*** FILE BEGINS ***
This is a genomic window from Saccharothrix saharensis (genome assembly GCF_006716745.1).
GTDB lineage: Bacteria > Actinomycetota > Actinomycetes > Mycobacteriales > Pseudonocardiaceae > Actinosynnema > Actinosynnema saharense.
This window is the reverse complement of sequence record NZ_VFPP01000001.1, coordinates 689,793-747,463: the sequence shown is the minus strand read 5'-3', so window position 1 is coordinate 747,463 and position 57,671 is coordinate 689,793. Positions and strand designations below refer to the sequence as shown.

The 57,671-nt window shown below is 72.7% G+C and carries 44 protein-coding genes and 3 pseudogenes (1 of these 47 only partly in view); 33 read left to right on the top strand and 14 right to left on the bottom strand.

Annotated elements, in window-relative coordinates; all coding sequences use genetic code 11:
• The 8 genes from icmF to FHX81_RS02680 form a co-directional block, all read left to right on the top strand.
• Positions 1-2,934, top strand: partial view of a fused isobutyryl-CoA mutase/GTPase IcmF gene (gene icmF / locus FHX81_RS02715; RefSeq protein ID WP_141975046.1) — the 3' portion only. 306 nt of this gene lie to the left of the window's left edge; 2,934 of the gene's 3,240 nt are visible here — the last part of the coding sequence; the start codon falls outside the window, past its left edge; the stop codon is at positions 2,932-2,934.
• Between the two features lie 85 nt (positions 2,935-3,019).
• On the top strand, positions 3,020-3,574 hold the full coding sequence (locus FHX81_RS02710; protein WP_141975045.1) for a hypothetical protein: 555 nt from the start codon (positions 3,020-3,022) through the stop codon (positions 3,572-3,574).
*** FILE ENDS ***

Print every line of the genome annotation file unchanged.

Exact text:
This is a genomic window from Saccharothrix saharensis (genome assembly GCF_006716745.1).
GTDB lineage: Bacteria > Actinomycetota > Actinomycetes > Mycobacteriales > Pseudonocardiaceae > Actinosynnema > Actinosynnema saharense.
This window is the reverse complement of sequence record NZ_VFPP01000001.1, coordinates 689,793-747,463: the sequence shown is the minus strand read 5'-3', so window position 1 is coordinate 747,463 and position 57,671 is coordinate 689,793. Positions and strand designations below refer to the sequence as shown.

The 57,671-nt window shown below is 72.7% G+C and carries 44 protein-coding genes and 3 pseudogenes (1 of these 47 only partly in view); 33 read left to right on the top strand and 14 right to left on the bottom strand.

Annotated elements, in window-relative coordinates; all coding sequences use genetic code 11:
• The 8 genes from icmF to FHX81_RS02680 form a co-directional block, all read left to right on the top strand.
• Positions 1-2,934, top strand: partial view of a fused isobutyryl-CoA mutase/GTPase IcmF gene (gene icmF / locus FHX81_RS02715; RefSeq protein ID WP_141975046.1) — the 3' portion only. 306 nt of this gene lie to the left of the window's left edge; 2,934 of the gene's 3,240 nt are visible here — the last part of the coding sequence; the start codon falls outside the window, past its left edge; the stop codon is at positions 2,932-2,934.
• Between the two features lie 85 nt (positions 2,935-3,019).
• On the top strand, positions 3,020-3,574 hold the full coding sequence (locus FHX81_RS02710; protein WP_141975045.1) for a hypothetical protein: 555 nt from the start codon (positions 3,020-3,022) through the stop codon (positions 3,572-3,574).